Would this business venture be feasible and/or legal?

It would involve providing cash for kidnappers or extortionists. They want small bills in large amounts, nonsequenced, which you swiftly supply to the victim’s relatives for an modest :smile: fee.
Would this be legal, and could it be profitable?

I suppose you could take issue with the tense of the text of the law, i.e. that before the money was delivered it was not specifically associated with the random, but if your business model is charging a fee to random payers to exchange electronic payment or large denominations for “small bills in large amounts, nonsequenced”, authorities are going to take a pretty dim view, and in the case of any interstate transfers will probably go after you using the Racketeer Influenced and Corrupt Organizations Act (RICO), likely with good effect given the broad applicability of RICO and the fact that your business is entirely predicated upon kidnapping and extortion even if you aren’t in specific conspiracy with the perpetrators.

If if you are keeping large amounts of case in small denominations around without being the proprietor of a bank or credit union, you can also expect to get hit with civil forfeiture actions repeatedly and frequently, requiring you to prove that your stash of cash is not involved in illegal activity. Good luck making that case to the court even with the best legal representation your fives and tens can buy.

Also, cash money is surprisingly heavy and bulky. Several million dollars in small bills will easily fill up multiple large duffles. How many assistants can you find to haul this stuff around without helping themselves to a share of the loot?


Sure, money changing is done all the time. How is a change dispenser to know if the quarters are for the juke box, the washing machine, or the unlicensed slot machine 'round back?

no offense meant

You’re 10 years too late.

Now all the hip with-it extortionists & kidnappers want Bitcoin. Big duffles of cash are sooo last century. And heavy. As was pointed out upthread.

Just so I understand right, your business is there to bail out victims’ families who need large amounts of small-denomination cash but cannot obtain it in a short time? I’m not sure why the families could not just go to a bank and request cash, unless the bank is only full of $100 bills or similar high-denomination bills.

The other issue that I think is a problem is that kidnappers’ demands are pretty unpredictable. They could demand so many different things (one wants gold, one wants Bitcoin, one wants small-dollar bills, etc.) that your business might only cover 30% of such demands.

Also, you’d have to have a LOT of abductions going on to make this business profitable.

How much money in small bills can you withdraw from the bank without word getting passed to some legal agency?

Banks routinely ‘trade’ old bills that are worn or damage to the Federal Reserve and receives the equivalent in newly printed currency, which is why the bills you get from the bank are often crisp and uncreased. Most new bills are also generally packaged in sequence, which allows them to be easily inventoried upon delivery prior to being distributed to the public. Most bank branches have enough cash around to support daily exchanges; even for a large bank this is probably just a couple million dollars, and will be mostly in $1, $20 and $100 bills. No bank is going to maintain giant piles of $5, $10, and $50 bills just waiting for someone to come in and ask for large amounts of odd denominations.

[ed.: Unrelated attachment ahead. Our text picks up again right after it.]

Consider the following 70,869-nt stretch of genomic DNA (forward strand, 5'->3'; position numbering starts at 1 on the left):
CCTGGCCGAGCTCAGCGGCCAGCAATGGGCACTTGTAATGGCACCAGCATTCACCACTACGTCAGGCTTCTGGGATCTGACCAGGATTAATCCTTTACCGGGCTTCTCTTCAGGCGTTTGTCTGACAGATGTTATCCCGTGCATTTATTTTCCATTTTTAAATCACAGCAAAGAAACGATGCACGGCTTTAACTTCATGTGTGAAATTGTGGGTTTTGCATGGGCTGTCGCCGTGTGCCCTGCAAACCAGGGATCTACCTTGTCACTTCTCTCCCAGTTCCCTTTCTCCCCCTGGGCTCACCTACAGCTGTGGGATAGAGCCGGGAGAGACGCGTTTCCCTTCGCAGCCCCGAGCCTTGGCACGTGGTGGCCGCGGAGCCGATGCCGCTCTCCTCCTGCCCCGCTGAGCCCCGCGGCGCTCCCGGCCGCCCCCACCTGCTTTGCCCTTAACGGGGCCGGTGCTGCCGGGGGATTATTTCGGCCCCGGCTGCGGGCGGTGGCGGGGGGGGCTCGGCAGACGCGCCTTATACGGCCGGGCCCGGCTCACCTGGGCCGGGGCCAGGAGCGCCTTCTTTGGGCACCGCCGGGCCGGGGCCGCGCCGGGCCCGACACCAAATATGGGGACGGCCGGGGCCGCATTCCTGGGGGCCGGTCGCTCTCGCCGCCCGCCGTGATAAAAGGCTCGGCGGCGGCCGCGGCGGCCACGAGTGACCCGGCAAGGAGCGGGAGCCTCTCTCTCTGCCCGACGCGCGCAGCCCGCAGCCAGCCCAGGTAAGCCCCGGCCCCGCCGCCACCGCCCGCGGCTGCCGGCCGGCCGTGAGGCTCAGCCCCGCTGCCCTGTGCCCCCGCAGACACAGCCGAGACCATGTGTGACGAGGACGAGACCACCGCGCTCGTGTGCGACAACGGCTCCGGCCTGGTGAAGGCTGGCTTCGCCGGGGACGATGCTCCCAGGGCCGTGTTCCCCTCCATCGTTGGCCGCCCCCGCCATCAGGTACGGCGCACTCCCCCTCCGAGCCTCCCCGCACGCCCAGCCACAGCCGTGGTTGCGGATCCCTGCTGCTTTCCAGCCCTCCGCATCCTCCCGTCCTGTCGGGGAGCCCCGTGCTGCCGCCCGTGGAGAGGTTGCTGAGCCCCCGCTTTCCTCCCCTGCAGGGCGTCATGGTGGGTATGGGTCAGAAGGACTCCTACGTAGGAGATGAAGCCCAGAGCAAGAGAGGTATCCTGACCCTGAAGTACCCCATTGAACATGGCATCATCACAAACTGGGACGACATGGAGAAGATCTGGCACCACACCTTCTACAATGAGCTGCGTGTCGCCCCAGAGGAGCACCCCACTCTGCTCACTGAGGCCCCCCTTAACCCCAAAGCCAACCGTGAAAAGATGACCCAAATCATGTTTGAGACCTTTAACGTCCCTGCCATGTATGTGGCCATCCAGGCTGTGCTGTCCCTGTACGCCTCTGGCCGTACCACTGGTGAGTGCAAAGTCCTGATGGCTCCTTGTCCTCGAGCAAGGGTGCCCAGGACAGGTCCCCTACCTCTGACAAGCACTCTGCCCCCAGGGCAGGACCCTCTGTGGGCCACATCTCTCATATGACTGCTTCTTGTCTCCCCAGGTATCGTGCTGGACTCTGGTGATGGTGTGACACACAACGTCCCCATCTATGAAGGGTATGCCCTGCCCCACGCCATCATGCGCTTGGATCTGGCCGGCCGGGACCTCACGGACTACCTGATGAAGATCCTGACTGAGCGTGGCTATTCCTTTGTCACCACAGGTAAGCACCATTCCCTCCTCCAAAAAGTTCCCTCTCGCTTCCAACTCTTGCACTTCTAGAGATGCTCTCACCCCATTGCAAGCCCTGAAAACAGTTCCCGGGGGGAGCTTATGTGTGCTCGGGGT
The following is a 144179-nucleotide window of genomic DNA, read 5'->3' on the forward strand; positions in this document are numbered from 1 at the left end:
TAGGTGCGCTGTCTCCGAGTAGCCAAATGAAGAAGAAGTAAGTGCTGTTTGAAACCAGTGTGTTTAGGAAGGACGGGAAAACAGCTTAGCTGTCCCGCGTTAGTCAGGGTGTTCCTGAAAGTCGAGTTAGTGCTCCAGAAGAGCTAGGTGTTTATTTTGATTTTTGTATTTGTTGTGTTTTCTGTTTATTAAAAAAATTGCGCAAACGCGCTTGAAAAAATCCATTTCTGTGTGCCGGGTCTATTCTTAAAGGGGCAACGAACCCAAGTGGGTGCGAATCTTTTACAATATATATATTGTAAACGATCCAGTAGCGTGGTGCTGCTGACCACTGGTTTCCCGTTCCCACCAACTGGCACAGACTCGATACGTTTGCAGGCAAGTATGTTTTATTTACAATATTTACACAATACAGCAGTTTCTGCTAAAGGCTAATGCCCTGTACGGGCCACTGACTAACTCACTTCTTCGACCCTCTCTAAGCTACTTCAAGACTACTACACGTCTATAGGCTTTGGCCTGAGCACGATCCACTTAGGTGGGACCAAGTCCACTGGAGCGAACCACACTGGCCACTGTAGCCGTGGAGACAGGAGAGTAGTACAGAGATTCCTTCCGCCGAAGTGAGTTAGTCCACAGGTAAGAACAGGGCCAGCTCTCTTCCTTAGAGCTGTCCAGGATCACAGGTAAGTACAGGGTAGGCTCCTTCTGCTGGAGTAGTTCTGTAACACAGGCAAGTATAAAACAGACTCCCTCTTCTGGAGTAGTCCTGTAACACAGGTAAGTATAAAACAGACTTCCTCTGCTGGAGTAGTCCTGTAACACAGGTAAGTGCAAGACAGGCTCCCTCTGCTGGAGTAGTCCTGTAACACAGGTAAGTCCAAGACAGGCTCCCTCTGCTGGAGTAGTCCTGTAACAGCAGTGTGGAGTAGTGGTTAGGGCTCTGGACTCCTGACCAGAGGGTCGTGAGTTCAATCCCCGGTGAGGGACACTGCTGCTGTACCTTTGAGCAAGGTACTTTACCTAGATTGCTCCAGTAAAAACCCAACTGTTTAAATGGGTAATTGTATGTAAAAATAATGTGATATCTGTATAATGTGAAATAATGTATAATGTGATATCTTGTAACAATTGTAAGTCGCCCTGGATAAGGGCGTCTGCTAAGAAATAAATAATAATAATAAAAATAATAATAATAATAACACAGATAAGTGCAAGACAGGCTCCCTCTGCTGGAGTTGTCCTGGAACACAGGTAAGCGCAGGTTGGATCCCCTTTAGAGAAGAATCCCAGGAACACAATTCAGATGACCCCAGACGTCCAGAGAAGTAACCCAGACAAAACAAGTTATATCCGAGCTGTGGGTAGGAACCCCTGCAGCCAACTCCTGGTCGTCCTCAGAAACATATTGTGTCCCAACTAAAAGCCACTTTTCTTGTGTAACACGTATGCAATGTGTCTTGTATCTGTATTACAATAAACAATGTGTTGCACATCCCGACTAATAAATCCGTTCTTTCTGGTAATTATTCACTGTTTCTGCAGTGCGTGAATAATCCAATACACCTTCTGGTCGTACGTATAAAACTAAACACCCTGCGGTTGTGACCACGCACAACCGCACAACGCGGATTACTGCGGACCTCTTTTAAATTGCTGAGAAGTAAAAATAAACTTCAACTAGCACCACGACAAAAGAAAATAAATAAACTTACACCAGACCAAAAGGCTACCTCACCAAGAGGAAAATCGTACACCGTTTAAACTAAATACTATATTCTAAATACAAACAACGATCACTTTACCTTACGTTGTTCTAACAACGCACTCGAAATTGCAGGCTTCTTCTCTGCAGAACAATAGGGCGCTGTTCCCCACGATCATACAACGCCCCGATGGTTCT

Whenever I see a kidnapper in a television show or movie demanding millions of dollars in low denomination, non-sequential bills to be delivered within hours I know that the screenwriter is just repeating a trope they’ve heard from other media because it would basically impossible to collect together this amount of money in a few hours even if scouring all local bank branches. Most kidnapping-for-random schemes tend to involve people who are involved in the drug trade or other nefarious activities because they already have cash on hand and aren’t inclined to involve law enforcement. Or else they are nihilists ‘kidnapping’ the trophy wife of a millionaire philanthropist who is embezzling money from the charitable trust that he manages.


You have to fill out a form to withdraw (or deposit, FYI kidnappers) over $10k but that’s for forensic tracking reasons and not to prevent the withdrawl. The bank probably has a limit by policy.

If you had a business that dealt in lots of cash, this might be a possible side business. For instance, many legal marijuana dispensaries deal only in cash because of issues with the credit card and banking industry. A dispensary could offer $10K in random bills for $10K in $100 bills with a X% service fee. As long as they didn’t advertise it as being for illegal purposes, it seems like it would be okay. It might be like how smoke shops sold water pipes, but they said they were for use with tobacco. If you mentioned any sort of use with illicit substances, they wouldn’t sell to you.

But for this money changing service, it doesn’t seem like there would be anything illegal about it. I would think that getting money to pay kidnappers is legal. Kidnapping is illegal, but I don’t think paying kidnappers is illegal.

Depends on the country, I guess.